However, to meet the concerns of certain commenters, the Final Rules (in Item 2.01(b) of Form SD) feature two limited exemptions to the reporting obligations:
• An issuer that has acquired or obtains control over a company not previously subject to the rules (or another “substantially similar” jurisdiction’s requirements) will not be required to report payment information for the acquired company until the filing of the Form SD for the fiscal year immediately following the effective date of the acquisition. In that case, the issuer must disclose that it is relying on this accommodation in the body of its Form SD.
• An issuer may delay reporting payments related to exploratory activities until the filing of the Form SD for the fiscal year immediately following the fiscal year in which the payment was made. “Exploratory activities” include identifying prospective areas or examining areas that have prospects of containing oil and gas reserves, or being a part of a mineral exploration program. In each case, the exemption is not available once the issuer has commenced development or extraction activities anywhere on the property, on any adjacent property or on any property that is part of the same project.
Alternative Reporting. If the issuer is subject to resource extraction payment disclosure requirements under another reporting regime, the issuer may satisfy the disclosure requirements under the Final Rules by filing a report that complies with the requirements of the alternative regime, so long as the SEC has determined that the regime is “substantially similar” to the SEC’s.
The issuer must provide the alternative report in XBRL format and translate the alternative regime report to English if the report is in is a foreign language. Otherwise, the alternative report must be the same as the report made publicly available in the alternative regime’s jurisdiction, and will be subject to any changes necessary to comply with any conditions to alternative reporting set by the SEC. Additionally, the issuer must state in its Form SD that it is relying on the alternative reporting provisions, identify the alternative reporting regime and describe how to access the report in the alternative jurisdiction.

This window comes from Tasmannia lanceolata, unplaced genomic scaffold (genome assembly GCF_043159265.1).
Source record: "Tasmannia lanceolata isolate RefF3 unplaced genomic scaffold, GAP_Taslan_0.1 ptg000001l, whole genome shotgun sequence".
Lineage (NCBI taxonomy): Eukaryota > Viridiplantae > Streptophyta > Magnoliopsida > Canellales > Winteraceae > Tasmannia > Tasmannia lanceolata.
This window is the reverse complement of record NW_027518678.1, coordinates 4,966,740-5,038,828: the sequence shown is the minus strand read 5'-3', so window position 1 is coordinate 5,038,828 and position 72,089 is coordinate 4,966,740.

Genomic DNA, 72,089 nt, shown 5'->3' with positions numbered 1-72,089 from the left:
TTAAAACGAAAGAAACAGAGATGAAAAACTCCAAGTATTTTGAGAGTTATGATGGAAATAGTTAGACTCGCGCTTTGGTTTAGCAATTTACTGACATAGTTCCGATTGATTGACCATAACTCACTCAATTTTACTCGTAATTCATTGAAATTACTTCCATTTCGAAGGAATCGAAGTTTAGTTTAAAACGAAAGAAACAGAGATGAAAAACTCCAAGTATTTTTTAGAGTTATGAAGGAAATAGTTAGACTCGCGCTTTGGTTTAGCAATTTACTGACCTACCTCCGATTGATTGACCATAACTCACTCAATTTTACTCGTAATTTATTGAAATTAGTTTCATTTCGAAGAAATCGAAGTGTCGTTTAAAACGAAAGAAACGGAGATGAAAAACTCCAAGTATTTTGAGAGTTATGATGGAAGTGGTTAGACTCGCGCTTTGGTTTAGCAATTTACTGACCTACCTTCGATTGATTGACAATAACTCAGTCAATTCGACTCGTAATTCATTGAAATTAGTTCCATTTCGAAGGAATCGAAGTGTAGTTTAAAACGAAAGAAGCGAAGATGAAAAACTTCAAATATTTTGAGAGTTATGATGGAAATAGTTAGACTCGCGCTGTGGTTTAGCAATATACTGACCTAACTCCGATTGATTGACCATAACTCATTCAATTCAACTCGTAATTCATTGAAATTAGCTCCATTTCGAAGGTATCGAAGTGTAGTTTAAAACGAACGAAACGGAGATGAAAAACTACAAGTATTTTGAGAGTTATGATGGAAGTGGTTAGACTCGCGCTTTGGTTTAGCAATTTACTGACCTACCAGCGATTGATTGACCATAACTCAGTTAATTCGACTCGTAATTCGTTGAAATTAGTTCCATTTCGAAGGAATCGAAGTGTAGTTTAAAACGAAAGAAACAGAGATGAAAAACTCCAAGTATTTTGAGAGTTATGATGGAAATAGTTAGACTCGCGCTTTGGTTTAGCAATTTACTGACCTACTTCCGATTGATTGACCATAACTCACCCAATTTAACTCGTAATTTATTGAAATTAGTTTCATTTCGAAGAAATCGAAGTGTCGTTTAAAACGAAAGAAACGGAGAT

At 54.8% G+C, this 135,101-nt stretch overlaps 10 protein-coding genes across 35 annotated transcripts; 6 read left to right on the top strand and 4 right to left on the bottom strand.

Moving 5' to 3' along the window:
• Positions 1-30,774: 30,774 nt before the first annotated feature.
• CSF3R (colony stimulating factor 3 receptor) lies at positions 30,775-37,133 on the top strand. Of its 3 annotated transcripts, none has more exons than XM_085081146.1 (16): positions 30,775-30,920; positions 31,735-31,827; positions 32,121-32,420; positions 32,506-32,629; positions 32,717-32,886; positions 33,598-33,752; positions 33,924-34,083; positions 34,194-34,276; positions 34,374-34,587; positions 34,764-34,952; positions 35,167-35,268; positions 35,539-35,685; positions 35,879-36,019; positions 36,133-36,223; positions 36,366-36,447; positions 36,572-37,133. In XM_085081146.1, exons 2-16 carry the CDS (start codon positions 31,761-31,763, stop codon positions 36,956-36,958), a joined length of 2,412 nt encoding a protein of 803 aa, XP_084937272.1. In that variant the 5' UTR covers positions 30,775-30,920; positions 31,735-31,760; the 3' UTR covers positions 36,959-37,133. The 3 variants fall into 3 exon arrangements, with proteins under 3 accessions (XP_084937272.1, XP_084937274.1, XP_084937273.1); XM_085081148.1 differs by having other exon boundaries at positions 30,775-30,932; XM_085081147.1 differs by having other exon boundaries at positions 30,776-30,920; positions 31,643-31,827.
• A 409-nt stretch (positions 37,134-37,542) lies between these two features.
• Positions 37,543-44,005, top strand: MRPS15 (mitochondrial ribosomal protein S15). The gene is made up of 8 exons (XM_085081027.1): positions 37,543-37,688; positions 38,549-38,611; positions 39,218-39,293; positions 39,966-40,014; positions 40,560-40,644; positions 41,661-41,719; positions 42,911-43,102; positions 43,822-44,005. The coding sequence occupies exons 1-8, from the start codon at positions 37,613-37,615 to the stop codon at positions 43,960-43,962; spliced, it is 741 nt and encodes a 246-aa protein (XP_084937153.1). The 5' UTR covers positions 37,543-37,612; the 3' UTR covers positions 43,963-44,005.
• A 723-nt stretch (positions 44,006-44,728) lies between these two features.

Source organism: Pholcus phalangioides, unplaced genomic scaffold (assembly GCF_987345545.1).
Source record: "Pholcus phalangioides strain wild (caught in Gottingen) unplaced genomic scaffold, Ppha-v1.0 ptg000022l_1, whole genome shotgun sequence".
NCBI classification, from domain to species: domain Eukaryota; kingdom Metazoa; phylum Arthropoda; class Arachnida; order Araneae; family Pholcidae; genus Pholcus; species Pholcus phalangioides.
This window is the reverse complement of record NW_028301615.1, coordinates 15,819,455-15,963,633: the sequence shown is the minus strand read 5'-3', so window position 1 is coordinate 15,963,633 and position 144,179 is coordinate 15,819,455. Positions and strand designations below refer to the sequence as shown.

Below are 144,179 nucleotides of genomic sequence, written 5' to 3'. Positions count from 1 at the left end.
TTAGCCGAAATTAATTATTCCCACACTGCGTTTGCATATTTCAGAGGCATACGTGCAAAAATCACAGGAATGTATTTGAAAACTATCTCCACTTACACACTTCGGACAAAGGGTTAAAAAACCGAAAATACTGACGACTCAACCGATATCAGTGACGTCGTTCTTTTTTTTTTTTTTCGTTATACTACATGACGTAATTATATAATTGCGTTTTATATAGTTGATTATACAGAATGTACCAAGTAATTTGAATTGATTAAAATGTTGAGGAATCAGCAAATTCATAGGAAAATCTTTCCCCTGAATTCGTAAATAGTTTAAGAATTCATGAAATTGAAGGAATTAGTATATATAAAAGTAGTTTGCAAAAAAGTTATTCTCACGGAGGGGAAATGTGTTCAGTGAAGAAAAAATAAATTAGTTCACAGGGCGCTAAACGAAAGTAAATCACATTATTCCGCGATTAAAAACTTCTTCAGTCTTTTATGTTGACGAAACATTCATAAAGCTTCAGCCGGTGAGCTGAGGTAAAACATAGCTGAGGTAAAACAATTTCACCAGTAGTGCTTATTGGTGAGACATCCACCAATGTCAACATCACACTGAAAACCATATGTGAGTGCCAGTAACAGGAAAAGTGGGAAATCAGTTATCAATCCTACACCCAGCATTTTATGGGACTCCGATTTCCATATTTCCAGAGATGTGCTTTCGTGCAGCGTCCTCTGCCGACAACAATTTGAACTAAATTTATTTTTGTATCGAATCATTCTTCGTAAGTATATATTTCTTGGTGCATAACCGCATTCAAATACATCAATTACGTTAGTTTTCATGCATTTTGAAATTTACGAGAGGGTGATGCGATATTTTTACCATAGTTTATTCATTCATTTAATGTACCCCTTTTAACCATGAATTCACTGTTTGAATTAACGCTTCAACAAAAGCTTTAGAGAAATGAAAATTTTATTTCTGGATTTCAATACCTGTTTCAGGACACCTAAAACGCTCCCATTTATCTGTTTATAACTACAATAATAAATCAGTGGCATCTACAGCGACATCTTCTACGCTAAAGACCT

Governments, companies, industry groups and trade associations may apply for alternative reporting regime recognition.
On the same day that the Final Rules were announced, the SEC issued an order finding that (i) the EU Directives as implemented in a European Union or European Economic Area member country, (ii) Canada’s ESTMA and (iii) the USEITI were “substantially similar” to the Final Rules, and therefore may be relied upon for alternative reporting purposes. Due to its more limited scope, the USEITI disclosure regime may be relied upon only to report payments made to the U.S. federal government, not to foreign governments, and the USEITI report must be supplemented so that the required information can be provided on a fiscal-year basis and meet the Form SD requirements as to reporting years and filing dates.